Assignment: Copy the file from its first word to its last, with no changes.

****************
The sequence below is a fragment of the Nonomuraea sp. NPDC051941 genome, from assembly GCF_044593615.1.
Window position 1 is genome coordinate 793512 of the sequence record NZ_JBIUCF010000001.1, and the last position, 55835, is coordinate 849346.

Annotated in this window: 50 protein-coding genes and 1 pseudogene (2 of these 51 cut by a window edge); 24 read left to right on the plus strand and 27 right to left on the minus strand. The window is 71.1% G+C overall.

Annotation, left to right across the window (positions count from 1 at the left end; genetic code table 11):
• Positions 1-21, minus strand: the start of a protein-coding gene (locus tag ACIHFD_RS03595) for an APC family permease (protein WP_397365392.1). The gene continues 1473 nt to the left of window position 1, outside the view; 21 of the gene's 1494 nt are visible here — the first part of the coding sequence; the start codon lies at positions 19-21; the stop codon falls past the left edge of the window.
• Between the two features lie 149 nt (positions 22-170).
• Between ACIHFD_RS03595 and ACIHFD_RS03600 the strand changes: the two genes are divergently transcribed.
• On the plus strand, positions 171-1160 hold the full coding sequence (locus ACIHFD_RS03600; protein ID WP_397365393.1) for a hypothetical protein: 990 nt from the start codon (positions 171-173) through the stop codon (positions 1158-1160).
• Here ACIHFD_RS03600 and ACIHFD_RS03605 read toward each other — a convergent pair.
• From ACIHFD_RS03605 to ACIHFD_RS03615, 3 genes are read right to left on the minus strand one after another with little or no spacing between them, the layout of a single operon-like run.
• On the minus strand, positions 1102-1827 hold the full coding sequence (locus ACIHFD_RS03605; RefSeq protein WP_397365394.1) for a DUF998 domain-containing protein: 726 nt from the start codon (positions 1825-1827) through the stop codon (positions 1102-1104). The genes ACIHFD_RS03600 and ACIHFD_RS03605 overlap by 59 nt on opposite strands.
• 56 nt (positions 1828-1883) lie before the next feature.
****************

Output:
The sequence below is a fragment of the Nonomuraea sp. NPDC051941 genome, from assembly GCF_044593615.1.
Window position 1 is genome coordinate 793512 of the sequence record NZ_JBIUCF010000001.1, and the last position, 55835, is coordinate 849346.

Annotated in this window: 50 protein-coding genes and 1 pseudogene (2 of these 51 cut by a window edge); 24 read left to right on the plus strand and 27 right to left on the minus strand. The window is 71.1% G+C overall.

Annotation, left to right across the window (positions count from 1 at the left end; genetic code table 11):
• Positions 1-21, minus strand: the start of a protein-coding gene (locus tag ACIHFD_RS03595) for an APC family permease (protein WP_397365392.1). The gene continues 1473 nt to the left of window position 1, outside the view; 21 of the gene's 1494 nt are visible here — the first part of the coding sequence; the start codon lies at positions 19-21; the stop codon falls past the left edge of the window.
• Between the two features lie 149 nt (positions 22-170).
• Between ACIHFD_RS03595 and ACIHFD_RS03600 the strand changes: the two genes are divergently transcribed.
• On the plus strand, positions 171-1160 hold the full coding sequence (locus ACIHFD_RS03600; protein ID WP_397365393.1) for a hypothetical protein: 990 nt from the start codon (positions 171-173) through the stop codon (positions 1158-1160).
• Here ACIHFD_RS03600 and ACIHFD_RS03605 read toward each other — a convergent pair.
• From ACIHFD_RS03605 to ACIHFD_RS03615, 3 genes are read right to left on the minus strand one after another with little or no spacing between them, the layout of a single operon-like run.
• On the minus strand, positions 1102-1827 hold the full coding sequence (locus ACIHFD_RS03605; RefSeq protein WP_397365394.1) for a DUF998 domain-containing protein: 726 nt from the start codon (positions 1825-1827) through the stop codon (positions 1102-1104). The genes ACIHFD_RS03600 and ACIHFD_RS03605 overlap by 59 nt on opposite strands.
• 56 nt (positions 1828-1883) lie before the next feature.